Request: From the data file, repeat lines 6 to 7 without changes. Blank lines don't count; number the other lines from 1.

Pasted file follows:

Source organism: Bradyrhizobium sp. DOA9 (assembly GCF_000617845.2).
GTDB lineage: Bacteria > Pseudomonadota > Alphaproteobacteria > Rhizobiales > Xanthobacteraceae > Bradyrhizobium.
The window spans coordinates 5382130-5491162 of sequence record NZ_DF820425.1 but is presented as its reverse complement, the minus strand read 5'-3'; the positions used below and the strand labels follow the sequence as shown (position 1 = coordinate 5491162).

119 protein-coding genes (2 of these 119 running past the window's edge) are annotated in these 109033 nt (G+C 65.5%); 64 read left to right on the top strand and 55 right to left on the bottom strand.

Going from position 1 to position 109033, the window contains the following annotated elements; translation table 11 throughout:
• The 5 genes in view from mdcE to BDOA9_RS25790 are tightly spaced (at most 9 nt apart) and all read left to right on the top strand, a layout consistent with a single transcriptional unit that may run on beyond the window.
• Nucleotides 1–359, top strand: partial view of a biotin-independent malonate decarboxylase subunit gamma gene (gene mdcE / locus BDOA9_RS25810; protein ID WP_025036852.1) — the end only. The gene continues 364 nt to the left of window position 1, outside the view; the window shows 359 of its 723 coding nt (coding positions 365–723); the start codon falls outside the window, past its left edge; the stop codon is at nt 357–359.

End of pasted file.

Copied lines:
• The 5 genes in view from mdcE to BDOA9_RS25790 are tightly spaced (at most 9 nt apart) and all read left to right on the top strand, a layout consistent with a single transcriptional unit that may run on beyond the window.
• Nucleotides 1–359, top strand: partial view of a biotin-independent malonate decarboxylase subunit gamma gene (gene mdcE / locus BDOA9_RS25810; protein ID WP_025036852.1) — the end only. The gene continues 364 nt to the left of window position 1, outside the view; the window shows 359 of its 723 coding nt (coding positions 365–723); the start codon falls outside the window, past its left edge; the stop codon is at nt 357–359.